Tips for Choosing a Payroll Service

What payroll service provider should you use? Use these tips to evaluate and choose a payroll company to handle your small business needs.

When payday rolls around, employees automatically assume they will not only be paid, but be paid the correct amount. An easy way to help ensure everyone is receiving payment and to keep the IRS off your back is a payroll service. Although you could do small business payroll yourself using specialized software, it’s often less time-consuming and less stressful to use a professional service to deal with confusing tax laws and make sure everything is handled correctly.

Recommendations

One way to find a payroll service is to ask other small businesses for their recommendations. A recommendation from someone you know means that chances are they’ll be honest about their level of satisfaction with the company.

Once you have a few services you’re interested in, ask if they can provide you with two or three references from clients who have businesses similar to your own. Recommendations are a good way to discover the reputation and quality of the firm.

Also, find out how long the company has been in business. Check their reputation with the Better Business Bureau and search online for reviews of the payroll company. These are important points to know because, ultimately, it’s your company, not the payroll company, that’s responsible for reporting and paying in payroll taxes.

Should a payroll company you deal with fail to remit your payroll taxes to the government (and perhaps go out of business), you’ll have to pay the money owed to the government yourself, even though the payroll company took it out of your account.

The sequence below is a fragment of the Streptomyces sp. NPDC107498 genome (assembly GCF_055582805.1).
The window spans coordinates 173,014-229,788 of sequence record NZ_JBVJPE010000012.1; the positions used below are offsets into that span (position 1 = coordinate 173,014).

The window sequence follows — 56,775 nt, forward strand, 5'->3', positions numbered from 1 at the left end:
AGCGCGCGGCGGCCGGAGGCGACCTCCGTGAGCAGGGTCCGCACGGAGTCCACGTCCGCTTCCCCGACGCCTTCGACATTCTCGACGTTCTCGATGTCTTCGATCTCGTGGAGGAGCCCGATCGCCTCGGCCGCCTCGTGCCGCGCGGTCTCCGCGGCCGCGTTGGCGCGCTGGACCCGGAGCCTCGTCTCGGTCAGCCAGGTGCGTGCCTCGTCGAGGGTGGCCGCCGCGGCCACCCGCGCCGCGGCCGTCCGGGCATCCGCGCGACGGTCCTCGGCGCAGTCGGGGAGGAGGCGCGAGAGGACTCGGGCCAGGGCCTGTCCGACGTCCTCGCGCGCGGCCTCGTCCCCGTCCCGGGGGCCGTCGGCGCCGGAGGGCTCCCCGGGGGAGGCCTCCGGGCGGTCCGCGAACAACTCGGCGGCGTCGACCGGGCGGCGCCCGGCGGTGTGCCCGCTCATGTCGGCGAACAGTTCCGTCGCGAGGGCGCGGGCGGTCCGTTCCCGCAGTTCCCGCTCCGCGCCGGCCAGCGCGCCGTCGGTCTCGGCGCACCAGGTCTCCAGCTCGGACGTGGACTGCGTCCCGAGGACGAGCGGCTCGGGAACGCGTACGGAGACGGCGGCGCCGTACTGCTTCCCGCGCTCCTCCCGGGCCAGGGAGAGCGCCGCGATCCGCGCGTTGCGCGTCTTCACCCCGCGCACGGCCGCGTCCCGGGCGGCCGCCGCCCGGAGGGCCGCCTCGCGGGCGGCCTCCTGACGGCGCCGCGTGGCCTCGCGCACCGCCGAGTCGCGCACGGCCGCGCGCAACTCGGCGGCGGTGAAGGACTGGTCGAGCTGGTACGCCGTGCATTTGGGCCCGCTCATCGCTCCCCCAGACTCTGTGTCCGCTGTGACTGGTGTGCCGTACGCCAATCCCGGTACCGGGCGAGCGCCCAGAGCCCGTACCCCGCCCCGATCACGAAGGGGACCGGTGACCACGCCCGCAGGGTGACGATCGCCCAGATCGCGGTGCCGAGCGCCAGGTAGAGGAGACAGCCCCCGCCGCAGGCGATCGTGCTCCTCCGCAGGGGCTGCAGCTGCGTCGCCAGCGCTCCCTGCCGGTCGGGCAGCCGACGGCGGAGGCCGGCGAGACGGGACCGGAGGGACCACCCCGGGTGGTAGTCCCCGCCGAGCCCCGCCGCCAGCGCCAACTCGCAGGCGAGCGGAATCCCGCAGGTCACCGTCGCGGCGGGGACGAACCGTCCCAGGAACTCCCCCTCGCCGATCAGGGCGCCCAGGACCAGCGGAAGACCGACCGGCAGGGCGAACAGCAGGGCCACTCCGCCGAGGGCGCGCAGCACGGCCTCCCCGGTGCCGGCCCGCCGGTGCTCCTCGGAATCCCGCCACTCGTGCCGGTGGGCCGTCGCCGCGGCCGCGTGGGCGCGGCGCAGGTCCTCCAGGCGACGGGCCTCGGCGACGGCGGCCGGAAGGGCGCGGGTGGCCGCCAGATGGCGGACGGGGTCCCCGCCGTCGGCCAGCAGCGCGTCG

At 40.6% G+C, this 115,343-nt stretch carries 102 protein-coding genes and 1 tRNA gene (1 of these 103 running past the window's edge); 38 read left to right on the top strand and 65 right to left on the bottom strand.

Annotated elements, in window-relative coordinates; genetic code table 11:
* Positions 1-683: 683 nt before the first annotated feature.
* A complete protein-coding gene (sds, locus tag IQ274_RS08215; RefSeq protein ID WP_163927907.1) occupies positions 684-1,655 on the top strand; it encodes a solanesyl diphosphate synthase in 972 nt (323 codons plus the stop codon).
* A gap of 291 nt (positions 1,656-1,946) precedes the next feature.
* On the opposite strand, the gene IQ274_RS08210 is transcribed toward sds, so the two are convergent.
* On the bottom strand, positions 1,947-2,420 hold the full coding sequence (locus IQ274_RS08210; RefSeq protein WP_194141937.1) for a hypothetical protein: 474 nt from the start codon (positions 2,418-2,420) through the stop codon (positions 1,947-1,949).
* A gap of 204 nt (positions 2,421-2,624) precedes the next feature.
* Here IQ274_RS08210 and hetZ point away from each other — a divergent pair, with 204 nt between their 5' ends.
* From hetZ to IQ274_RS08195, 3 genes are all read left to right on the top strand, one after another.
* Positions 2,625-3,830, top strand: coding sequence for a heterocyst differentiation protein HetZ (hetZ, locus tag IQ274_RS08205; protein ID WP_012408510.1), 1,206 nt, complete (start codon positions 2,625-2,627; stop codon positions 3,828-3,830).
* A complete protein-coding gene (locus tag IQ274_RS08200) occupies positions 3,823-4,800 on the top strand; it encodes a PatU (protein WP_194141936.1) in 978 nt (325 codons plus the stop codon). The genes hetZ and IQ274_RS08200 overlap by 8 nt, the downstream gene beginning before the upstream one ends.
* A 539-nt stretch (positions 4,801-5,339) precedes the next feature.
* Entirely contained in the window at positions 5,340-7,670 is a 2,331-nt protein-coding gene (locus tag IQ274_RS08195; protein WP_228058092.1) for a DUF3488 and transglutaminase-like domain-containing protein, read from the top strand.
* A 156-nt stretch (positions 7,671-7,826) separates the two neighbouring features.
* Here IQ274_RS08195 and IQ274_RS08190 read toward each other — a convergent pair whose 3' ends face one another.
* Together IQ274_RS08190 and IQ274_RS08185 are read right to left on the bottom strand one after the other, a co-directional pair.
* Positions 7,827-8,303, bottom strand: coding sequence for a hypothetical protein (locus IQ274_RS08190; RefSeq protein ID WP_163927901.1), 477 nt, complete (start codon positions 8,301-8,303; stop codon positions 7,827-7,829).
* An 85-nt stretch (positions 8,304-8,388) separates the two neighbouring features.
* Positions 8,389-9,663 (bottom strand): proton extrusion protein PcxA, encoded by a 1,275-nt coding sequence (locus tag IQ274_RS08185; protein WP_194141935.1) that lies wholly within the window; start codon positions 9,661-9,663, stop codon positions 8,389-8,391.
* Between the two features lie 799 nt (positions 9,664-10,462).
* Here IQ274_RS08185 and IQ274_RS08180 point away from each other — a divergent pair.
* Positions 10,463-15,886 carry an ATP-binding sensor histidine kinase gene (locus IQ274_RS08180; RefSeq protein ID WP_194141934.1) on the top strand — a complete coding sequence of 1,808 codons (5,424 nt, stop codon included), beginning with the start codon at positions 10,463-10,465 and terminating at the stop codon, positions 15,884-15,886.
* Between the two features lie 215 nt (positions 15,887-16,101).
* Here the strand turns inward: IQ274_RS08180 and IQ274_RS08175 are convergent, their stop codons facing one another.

Prices and Hidden Fees

The first question on everyone’s mind and the first question that needs to be asked is: How much?

They may charge a flat-fee with an additional charge per check or a charge based on the frequency of payroll. You may want to pay your employees every week but find that every other week will save you money. This is something that should be taken into consideration.

Be sure to request a detailed breakdown of the bill to discover those hidden fees that some companies may “forget” to mention. For example, simply changing an employee to direct deposit or adding a new employee might accrue additional charges. You may also want to ask if the charges and fees you were quoted are subject to change and, if so, do they increase frequently?

Special Services

In addition to paychecks, payroll services often offer other special services for businesses. These special services can include direct deposit, customized reports, and the administering of employee benefits, retirement plans, and pre-tax deductions for medical insurance or childcare.

Some companies are capable of developing customized software tailored to your specific needs. If you have employees in different states, you must make sure the company has national coverage capabilities.

Ease of Use and Accessibility